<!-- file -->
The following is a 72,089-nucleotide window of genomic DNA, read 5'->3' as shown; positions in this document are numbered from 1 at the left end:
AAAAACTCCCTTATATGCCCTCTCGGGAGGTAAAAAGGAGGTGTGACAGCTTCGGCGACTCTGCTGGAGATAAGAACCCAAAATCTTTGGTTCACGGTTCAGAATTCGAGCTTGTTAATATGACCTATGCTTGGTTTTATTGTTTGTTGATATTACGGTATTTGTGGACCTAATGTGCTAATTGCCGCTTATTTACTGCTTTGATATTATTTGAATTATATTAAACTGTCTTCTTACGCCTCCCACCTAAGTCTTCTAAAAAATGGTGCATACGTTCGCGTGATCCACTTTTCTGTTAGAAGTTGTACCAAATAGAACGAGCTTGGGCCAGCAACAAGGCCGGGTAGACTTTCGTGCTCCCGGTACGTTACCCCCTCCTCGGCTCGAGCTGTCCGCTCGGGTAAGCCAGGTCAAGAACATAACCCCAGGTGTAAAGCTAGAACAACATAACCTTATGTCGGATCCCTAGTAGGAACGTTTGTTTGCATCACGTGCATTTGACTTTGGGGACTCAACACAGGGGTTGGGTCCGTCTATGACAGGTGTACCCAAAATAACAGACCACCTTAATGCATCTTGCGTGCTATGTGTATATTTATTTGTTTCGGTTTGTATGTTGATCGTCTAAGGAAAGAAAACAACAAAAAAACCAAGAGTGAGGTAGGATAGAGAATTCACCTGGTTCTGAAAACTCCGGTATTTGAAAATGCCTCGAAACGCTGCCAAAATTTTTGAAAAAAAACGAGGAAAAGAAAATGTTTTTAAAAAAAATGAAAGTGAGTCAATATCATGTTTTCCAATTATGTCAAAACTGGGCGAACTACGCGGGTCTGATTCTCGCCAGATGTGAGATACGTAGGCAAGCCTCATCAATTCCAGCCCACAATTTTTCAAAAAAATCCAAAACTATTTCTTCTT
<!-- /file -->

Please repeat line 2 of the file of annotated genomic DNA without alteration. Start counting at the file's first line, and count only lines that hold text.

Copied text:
AAAAACTCCCTTATATGCCCTCTCGGGAGGTAAAAAGGAGGTGTGACAGCTTCGGCGACTCTGCTGGAGATAAGAACCCAAAATCTTTGGTTCACGGTTCAGAATTCGAGCTTGTTAATATGACCTATGCTTGGTTTTATTGTTTGTTGATATTACGGTATTTGTGGACCTAATGTGCTAATTGCCGCTTATTTACTGCTTTGATATTATTTGAATTATATTAAACTGTCTTCTTACGCCTCCCACCTAAGTCTTCTAAAAAATGGTGCATACGTTCGCGTGATCCACTTTTCTGTTAGAAGTTGTACCAAATAGAACGAGCTTGGGCCAGCAACAAGGCCGGGTAGACTTTCGTGCTCCCGGTACGTTACCCCCTCCTCGGCTCGAGCTGTCCGCTCGGGTAAGCCAGGTCAAGAACATAACCCCAGGTGTAAAGCTAGAACAACATAACCTTATGTCGGATCCCTAGTAGGAACGTTTGTTTGCATCACGTGCATTTGACTTTGGGGACTCAACACAGGGGTTGGGTCCGTCTATGACAGGTGTACCCAAAATAACAGACCACCTTAATGCATCTTGCGTGCTATGTGTATATTTATTTGTTTCGGTTTGTATGTTGATCGTCTAAGGAAAGAAAACAACAAAAAAACCAAGAGTGAGGTAGGATAGAGAATTCACCTGGTTCTGAAAACTCCGGTATTTGAAAATGCCTCGAAACGCTGCCAAAATTTTTGAAAAAAAACGAGGAAAAGAAAATGTTTTTAAAAAAAATGAAAGTGAGTCAATATCATGTTTTCCAATTATGTCAAAACTGGGCGAACTACGCGGGTCTGATTCTCGCCAGATGTGAGATACGTAGGCAAGCCTCATCAATTCCAGCCCACAATTTTTCAAAAAAATCCAAAACTATTTCTTCTT